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Whatever your preconceptions were when you first heard that Dave Grohl was releasing a metal record, prepare to have them utterly dismantled.
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There is something genuinely special to be said about an artist that after four decades of writing music, still has the ability to surprise us. On the debut EP from his new metal project, Dream Widow, Grohl has succeeded in crafted an album that feels as much about pushing his songwriting into unchartered territory, as it does about paying homage to the metal greats that (evidently) had an enduring impact on his career. The results are simply spectacular and will undoubtedly live up to the hype that a musician of Grohl’s caliber inevitably attracts.
By way of brief background, the concept behind the fictitious band Dream Widow originated from the Foo Fighters new comedy-horror movie, Studio 666. In the film, the band rent out a mansion to record their 10th full length album. Unbeknownst to the group however, the house is cursed and Grohl soon falls under the control of a violent demonic spirit. Later in the movie, we discover that an older band named Dream Widow befell a similar fate. Dream Widow recorded one final album prior to their lead singer turning murderous, and it is this ‘lost album’ that Dave Grohl is now unveiling to the world.
Before turning on your speakers, make sure to take hold of something sturdy and brace yourself, because opening track Encino is about to launch a devastating 90-second assault on your eardrums, throttling forward at reckless abandon. Whilst you are left trying to make sense of it all (“did Dave just death growl?”), the record pivots seamlessly into a sludgy dredge of chugging guitars and crushing bass on Cold. The song reaches its pinnacle when Grohl recites “I can feel the black wind blowing cold; I can feel the red blood flowing cold” before finishing on a blistering guitar solo of sliding sustained notes. March of the Insane sounds reminiscent of thrash metal’s golden era in the 80’s and easily finds its place next to a record like Megadeth’s, Peace Sells… But Who’s Buying. In the next moment, Grohl’s sinister vocals echo through the cavernous depths of hell on Sweet Abyss, before the song builds into a groove infused metal anthem that showcases a dazzling display of Grohl drumming.
One thing is for certain: the landscape of rock music may forever be changing, but you can be sure that Dave Grohl will always be right there with it.
On Angel With Severed Wings, we venture ‘somewhere in time’ to when Iron Maiden’s galloping symphonies reigned supreme over the New Wave of British Heavy Metal. Grohl then reimagines heaviness all over again with a Metallica Black Album tributary, Come All Ye Unfaithful. The EP continues by taking an experimental turn on Becoming, where Grohl delves even further into the annals of the heavy music canon. The track begins as a Pantera-style stomp, before morphing into dark passages of black metal inspired instrumentation.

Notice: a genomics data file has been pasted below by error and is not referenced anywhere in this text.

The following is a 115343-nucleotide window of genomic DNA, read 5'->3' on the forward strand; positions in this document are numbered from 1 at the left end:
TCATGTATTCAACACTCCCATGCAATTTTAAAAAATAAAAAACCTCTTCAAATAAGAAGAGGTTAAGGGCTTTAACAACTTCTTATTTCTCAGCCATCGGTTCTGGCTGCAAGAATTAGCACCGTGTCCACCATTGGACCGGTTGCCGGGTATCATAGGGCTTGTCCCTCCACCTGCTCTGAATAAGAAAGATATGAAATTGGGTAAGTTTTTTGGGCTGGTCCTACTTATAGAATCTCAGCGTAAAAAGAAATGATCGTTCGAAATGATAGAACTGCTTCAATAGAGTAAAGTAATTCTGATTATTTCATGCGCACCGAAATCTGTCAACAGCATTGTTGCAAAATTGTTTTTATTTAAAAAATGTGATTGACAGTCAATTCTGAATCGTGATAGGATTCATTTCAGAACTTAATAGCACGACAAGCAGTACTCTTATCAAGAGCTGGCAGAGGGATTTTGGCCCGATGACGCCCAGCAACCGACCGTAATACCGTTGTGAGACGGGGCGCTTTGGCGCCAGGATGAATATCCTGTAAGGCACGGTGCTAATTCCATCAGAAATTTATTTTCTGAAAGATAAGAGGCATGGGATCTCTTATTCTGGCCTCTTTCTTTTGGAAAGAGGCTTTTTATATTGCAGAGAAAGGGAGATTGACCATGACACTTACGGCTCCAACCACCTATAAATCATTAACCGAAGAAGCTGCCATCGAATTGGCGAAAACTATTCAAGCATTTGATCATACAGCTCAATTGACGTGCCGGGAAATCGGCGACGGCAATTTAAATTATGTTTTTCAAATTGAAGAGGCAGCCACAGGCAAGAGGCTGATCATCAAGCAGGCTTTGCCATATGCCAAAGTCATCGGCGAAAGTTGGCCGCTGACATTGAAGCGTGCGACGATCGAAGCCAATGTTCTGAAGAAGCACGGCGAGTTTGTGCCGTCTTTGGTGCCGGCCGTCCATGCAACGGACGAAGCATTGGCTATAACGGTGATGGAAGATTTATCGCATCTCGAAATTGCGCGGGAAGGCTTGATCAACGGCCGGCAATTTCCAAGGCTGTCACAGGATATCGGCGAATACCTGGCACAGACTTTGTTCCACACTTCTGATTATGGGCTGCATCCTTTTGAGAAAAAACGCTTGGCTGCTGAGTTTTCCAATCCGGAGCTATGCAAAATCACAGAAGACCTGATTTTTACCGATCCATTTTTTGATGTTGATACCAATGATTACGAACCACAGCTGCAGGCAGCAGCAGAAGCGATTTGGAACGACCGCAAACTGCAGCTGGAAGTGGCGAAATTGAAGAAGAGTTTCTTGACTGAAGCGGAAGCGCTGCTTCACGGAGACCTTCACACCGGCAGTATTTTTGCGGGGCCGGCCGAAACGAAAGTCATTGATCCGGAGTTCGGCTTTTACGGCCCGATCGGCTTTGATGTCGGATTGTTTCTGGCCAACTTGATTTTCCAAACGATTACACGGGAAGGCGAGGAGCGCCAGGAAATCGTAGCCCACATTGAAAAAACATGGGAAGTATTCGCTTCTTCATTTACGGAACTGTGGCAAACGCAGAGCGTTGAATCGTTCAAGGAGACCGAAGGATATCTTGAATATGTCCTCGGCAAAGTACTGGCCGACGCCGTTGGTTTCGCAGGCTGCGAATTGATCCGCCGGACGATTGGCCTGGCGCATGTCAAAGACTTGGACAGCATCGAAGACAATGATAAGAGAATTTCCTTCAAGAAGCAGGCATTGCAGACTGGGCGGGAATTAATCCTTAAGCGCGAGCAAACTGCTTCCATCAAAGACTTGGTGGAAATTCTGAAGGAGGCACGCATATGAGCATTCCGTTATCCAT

Grohl leaves his absolute best to last on the epic Lacrimus dei Ebrius, which even after 10 minutes of playtime, still leaves us wanting more. First heard in the film Studio 666, the track includes guest contributions from Foo Fighters keyboardist Rami Jaffee. This remarkable composition manages to expertly transition between a diverse array of musical influences whilst taking the listener on an all-encompassing journey through the history of heavy metal. It is an ambitious creation that would have failed dismally in the wrong hands. The song features the doom-ridden sounds synonymous with early Black Sabbath, the blindingly fast and technical playing of Chuck Schuldiner, through to the powerful downstroke chugging of Metallica. It even concludes on a delicate section of acoustic guitar rooted in haunting minor chords–name it, this song has it all.
Dave Grohl may be rock music’s greatest overachiever, and for this reason we thank him dearly. Notwithstanding an already illustrious career (that is showing no signs of slowing down), the musical icon is still relentlessly in pursuit of his next great challenge, but always with the vision of keeping rock music relevant in the mainstream consciousness and propelling the genre forward into the future. One thing is for certain: the landscape of rock music may forever be changing, but you can be sure that Dave Grohl will always be right there with it.
STANDOUT TRACKS: Encino, Cold, Lacrimus dei Ebrius
STICK THIS NEXT TO: Anything metal from the 70s – 90’s